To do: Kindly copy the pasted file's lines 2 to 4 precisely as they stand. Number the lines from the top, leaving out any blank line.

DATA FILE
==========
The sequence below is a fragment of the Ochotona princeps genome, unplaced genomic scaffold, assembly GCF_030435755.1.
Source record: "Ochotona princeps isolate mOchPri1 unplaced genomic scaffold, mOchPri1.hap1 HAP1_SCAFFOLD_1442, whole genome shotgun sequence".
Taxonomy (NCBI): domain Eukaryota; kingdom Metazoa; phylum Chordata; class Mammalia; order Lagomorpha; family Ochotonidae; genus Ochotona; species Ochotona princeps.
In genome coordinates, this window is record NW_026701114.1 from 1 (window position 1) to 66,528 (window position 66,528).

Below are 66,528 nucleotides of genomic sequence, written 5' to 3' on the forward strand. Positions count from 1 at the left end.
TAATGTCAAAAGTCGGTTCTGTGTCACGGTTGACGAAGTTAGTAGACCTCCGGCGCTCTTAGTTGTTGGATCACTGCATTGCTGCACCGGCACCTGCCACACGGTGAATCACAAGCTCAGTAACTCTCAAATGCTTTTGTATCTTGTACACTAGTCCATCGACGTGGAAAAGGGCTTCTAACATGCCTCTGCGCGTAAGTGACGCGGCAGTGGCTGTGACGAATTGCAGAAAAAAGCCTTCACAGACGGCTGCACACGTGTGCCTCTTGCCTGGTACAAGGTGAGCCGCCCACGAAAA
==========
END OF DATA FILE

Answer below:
Source record: "Ochotona princeps isolate mOchPri1 unplaced genomic scaffold, mOchPri1.hap1 HAP1_SCAFFOLD_1442, whole genome shotgun sequence".
Taxonomy (NCBI): domain Eukaryota; kingdom Metazoa; phylum Chordata; class Mammalia; order Lagomorpha; family Ochotonidae; genus Ochotona; species Ochotona princeps.
In genome coordinates, this window is record NW_026701114.1 from 1 (window position 1) to 66,528 (window position 66,528).